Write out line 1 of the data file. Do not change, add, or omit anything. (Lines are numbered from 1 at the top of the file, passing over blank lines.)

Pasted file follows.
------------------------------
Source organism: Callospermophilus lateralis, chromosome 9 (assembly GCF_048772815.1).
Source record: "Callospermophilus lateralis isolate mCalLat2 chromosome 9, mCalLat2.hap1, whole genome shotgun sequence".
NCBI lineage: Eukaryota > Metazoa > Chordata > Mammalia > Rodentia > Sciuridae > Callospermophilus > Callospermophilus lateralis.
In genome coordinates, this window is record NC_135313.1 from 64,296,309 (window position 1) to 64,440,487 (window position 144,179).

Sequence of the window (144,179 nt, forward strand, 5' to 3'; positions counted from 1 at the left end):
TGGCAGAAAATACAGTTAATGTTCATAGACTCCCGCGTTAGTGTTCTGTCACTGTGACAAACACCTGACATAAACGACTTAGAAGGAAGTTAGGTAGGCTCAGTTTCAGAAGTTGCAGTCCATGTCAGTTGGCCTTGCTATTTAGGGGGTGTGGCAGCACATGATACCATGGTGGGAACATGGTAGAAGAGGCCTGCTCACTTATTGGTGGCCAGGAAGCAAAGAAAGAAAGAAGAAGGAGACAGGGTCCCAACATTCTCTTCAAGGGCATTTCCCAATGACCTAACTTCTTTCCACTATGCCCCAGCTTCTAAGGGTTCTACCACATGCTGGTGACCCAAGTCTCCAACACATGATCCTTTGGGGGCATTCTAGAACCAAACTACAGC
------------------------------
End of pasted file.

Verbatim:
Source organism: Callospermophilus lateralis, chromosome 9 (assembly GCF_048772815.1).